Last year, there were about 52 road deaths in Europe per million inhabitants on average. In Estonia, the number was 61, which means it shares the 15th and 16th spot with Slovenia.
The number of people killed in traffic decreased last year: according to initial data, the decrease was 8 percent in Europe on average and 7 percent in Estonia. From 2010, the number of traffic deaths has fallen by 17 percent, which means that about 9000 lives have been saved, ETV reported on Monday.
EU has taken a strategic goal to reduce the number of deaths by half in the period 2010-2020.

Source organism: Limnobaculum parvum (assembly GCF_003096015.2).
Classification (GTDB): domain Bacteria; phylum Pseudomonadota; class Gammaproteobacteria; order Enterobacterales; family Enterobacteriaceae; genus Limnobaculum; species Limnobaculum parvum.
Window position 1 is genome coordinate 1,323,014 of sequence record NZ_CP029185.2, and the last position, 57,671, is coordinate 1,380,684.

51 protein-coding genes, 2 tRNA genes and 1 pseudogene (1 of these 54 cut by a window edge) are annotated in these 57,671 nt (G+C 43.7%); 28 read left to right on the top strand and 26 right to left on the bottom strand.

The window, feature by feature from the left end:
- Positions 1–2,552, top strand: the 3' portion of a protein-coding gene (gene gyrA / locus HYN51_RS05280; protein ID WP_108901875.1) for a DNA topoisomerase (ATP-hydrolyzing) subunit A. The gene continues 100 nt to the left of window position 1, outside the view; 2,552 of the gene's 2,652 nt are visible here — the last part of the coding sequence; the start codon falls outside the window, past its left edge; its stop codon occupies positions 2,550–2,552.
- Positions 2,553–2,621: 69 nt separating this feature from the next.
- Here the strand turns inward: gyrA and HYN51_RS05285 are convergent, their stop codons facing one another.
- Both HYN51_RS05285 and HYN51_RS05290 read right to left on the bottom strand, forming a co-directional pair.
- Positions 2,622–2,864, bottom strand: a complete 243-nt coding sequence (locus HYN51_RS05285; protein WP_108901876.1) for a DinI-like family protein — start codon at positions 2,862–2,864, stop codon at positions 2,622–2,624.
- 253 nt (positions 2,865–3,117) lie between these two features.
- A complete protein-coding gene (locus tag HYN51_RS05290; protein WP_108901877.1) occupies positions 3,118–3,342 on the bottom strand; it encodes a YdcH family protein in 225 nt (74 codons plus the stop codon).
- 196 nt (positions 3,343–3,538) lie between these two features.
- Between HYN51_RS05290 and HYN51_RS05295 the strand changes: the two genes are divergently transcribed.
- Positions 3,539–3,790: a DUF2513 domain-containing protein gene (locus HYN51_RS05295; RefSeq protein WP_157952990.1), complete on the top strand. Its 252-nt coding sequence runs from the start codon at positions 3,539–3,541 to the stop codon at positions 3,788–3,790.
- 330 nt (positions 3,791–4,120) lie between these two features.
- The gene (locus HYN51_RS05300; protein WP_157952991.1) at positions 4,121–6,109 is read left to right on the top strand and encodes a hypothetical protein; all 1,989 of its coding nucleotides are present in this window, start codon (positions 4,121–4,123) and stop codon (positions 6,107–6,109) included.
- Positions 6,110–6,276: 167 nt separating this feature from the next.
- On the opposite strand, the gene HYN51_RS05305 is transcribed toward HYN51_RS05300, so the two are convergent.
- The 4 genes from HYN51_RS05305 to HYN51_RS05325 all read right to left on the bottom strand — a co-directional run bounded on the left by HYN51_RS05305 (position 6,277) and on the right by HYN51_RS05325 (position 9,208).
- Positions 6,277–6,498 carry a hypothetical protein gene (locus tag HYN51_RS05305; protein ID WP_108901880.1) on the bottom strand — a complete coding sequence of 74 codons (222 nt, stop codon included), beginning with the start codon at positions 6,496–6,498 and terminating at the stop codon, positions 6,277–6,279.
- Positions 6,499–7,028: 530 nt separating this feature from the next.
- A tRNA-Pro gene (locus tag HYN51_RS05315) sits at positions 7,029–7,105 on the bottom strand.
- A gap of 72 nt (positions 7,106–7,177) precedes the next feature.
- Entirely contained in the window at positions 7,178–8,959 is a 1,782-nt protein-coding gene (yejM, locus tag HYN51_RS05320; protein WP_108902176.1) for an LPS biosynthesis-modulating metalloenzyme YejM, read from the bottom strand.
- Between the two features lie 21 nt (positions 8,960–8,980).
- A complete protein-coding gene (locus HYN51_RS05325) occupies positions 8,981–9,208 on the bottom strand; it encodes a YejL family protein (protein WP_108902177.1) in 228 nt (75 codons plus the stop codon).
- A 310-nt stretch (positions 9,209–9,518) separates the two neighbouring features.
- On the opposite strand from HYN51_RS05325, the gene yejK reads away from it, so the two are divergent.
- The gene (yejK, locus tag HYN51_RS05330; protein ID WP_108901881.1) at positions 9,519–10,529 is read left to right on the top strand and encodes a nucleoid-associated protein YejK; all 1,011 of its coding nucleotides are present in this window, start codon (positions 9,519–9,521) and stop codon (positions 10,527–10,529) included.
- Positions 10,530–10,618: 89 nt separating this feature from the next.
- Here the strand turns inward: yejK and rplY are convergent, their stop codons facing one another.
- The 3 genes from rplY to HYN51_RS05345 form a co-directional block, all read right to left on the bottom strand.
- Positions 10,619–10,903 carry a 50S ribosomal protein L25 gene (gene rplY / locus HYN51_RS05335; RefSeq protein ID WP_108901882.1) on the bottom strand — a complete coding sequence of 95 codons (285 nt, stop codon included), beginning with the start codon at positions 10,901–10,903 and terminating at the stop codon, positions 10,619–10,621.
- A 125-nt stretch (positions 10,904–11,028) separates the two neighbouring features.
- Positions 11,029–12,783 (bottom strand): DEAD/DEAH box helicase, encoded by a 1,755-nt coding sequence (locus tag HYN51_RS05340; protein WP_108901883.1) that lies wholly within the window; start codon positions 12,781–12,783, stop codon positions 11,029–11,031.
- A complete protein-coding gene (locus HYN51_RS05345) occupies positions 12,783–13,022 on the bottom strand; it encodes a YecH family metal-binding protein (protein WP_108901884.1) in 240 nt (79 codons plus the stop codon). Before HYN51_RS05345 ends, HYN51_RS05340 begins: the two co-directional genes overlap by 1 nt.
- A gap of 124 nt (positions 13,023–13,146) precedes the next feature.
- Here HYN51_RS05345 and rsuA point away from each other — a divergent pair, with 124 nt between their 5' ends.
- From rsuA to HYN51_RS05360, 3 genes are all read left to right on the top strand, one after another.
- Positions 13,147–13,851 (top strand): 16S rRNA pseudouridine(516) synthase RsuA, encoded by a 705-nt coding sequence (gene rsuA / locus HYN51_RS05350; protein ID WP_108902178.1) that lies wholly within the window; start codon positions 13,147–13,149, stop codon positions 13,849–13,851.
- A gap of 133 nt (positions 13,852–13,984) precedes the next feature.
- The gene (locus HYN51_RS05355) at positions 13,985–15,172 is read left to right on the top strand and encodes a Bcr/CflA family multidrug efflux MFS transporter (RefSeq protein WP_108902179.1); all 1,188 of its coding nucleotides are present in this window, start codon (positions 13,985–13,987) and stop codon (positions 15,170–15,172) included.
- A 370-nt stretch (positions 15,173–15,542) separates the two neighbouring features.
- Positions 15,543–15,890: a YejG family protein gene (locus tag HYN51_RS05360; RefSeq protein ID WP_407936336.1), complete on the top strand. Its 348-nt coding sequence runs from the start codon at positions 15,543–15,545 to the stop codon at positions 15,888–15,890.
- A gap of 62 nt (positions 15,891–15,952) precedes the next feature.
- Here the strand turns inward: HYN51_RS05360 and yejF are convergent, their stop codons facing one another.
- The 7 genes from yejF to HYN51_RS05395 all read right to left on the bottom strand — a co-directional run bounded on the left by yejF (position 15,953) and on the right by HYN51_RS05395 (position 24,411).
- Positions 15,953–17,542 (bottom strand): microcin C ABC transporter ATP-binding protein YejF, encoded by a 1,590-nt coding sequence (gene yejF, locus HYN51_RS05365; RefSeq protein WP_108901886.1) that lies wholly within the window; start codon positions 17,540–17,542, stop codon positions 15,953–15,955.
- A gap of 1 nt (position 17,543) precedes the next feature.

European Transport Commissioner Siim Kallas said the continuing decrease is a good sign but there are still 70 people killed in traffic daily, and efforts must be made on all levels to improve road safety in Europe.
The countries with the smallest number of traffic deaths were the United Kingdom, Sweden, the Netherlands and Denmark with about 30 deaths per million inhabitants.
Latvia needs special attention with its 86 deaths per million inhabitants.
The situation in Poland, Bulgaria, Croatia, Lithuania and Greece has improved but their numbers are still far above the EU average.
Another worrying aspect is the situation of more vulnerable road users. The number of deaths of pedestrians is falling more slowly than expected and the number of cyclists killed has even increased recently.